I read for a lot of reasons, not the least of which is to learn how other writers work their magic. But if I were to divorce the writer part of me from the reader part of me—something I could never completely do in a non-hypothetical world—I’d say that there are three things I want from a story:
It should make me think.
It should make me feel.
It should entertain me.
The above demands aren’t necessarily listed in order, nor are they isolated circles on a Venn diagram. No, they’d overlap and crash into each another and enhance one another and all that crap, but for now, let’s separate them for the sake of Keene’s novel. And if you somehow jumped into this post without reading the title, we’re talking about Brian Keene’s Dark Hollow today (sometimes called The Rutting Season).
Despite being the only living horror writer who has never met or corresponded with Brian Keene, I’m becoming a huge fan of his. Most folks have been reading him for a decade or so, but I only got into his stuff in the past couple of years. I realize I’m late to the party, but that’s alright by me—I’ve always been a late bloomer. So why do I like him?
One word: hoodies.
Okay, so his proclivity for eighties heavy metal aside, let me share a few other reasons. To begin with, he’s an incredible writer. Secondly, he works as hard as anyone to do right by his fans. A third reason is that he says stuff like this. And if all that isn’t enough, did I mention that he sometimes hangs out at my favorite horror forum?
So let’s talk a little about Dark Hollow, keeping in mind the three things I want from the books I read.
It should make me think: If you’ve ever read Keene, you know he pulls off the delicate balancing act of respecting those authors who have come before him without ever aping them. That’s quite a feat. In Dark Hollow it becomes apparent very early on (as early as the opening epigraph) that Keene knows he’s treading where guys like Arthur Machen, M.R. James, and Algernon Blackwood once dwelt. The antagonist of the book is unique to Keene, but when Hylinus rears his terrifying head and the woods begin to do funny things, you can’t help but remember Machen’s “The Great God Pan” or Blackwood’s “The Willows.” But because Keene’s work is so original, the memory of those other authors never distracts or diminishes the spell Keene casts. To the contrary, the largely subconscious recall of those authors and those works makes what happens in the forest even scarier than it already is.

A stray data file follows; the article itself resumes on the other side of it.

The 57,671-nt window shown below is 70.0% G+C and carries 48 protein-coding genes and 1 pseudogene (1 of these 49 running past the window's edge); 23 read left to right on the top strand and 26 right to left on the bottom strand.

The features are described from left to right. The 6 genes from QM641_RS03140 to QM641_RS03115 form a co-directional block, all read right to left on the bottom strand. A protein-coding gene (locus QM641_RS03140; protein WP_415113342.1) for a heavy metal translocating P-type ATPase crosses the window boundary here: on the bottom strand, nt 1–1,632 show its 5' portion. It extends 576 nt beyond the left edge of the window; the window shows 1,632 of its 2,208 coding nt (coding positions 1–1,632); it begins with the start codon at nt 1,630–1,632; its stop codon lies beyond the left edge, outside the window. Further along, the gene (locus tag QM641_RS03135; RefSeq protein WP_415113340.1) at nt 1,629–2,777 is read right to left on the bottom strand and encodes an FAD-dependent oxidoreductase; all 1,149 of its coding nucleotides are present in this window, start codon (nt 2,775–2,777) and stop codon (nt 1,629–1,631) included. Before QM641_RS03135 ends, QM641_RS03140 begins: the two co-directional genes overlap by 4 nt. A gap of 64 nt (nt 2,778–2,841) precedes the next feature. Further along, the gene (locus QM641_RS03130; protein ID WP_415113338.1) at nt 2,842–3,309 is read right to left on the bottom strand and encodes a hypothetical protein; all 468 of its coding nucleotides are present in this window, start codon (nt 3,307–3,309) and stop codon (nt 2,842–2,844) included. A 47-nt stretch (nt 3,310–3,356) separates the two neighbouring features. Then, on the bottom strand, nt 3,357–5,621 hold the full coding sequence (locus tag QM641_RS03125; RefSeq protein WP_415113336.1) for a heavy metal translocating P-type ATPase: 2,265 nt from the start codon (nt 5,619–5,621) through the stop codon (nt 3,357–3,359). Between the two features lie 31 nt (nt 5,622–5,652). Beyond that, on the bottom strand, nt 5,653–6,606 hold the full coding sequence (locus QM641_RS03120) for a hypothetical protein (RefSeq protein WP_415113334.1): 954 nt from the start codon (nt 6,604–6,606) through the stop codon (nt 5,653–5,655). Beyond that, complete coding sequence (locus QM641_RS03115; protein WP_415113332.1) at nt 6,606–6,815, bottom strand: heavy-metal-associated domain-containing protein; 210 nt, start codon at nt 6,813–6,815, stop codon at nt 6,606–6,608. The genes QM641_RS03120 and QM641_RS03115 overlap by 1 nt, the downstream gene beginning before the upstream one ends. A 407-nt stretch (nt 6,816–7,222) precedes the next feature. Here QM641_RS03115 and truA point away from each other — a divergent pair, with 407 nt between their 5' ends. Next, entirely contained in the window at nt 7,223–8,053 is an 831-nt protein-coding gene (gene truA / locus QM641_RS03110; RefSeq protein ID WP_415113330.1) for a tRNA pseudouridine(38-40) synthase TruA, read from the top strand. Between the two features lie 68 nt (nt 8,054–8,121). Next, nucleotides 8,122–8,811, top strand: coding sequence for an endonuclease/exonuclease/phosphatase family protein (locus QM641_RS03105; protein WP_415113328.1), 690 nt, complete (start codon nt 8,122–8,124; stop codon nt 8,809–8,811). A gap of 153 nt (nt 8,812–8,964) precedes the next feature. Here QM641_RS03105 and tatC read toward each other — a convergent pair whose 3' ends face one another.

Further, Dark Hollow does what every great horror novel should do—it makes you think about what you would do if you were placed in the protagonist’s situation. Adam Senft, Keene’s author hero, goes through hell in the book, and because Keene takes us from sympathy to empathy to identification with Senft, we can’t help but view events through his eyes and wonder just what the heck we would do if we too were faced with the horrible and the inexplicable.
Speaking of Adam Senft…
It should make me feel: Let me ask you…have you ever gone through something terrible? Have you ever watched one of your dearest loved ones experience a personal hell and felt those anguished flames consume you too? Have you ever felt incapable of performing some daunting task or felt helpless in the face of some problem? Ever been betrayed by a loved one or seen someone you love do something that was totally alien to his or her personality? And what about dogs? You like them? If so, just how much? What would you risk to keep your best canine friend alive?
The above questions only scratch the surface of the emotional turmoil that churns in Dark Hollow. I defy you to read this book and not see someone you love in Adam’s wife Tara. I defy you to remain unmoved by the anguish she and Adam are enduring. I defy you to not gasp in terror as Adam’s dog Big Steve falls into harm’s way.
How ’bout Adam’s buddies? Cliff, Dale, and Merle are so well-drawn and so likeable that you’ll be thinking back to the friends you had in your hometown (unless they were jerks). Or, if you’re lucky, they’ll make you appreciate the friends you still have. And that’s not to say the supporting cast is generic—it’s anything but. Each character is distinct without trying too hard to be. Keene doesn’t give one guy a Swedish accent and another some weird facial tic. He makes each one a living, breathing person, and that attention to detail pays off big-time in the book’s waning chapters.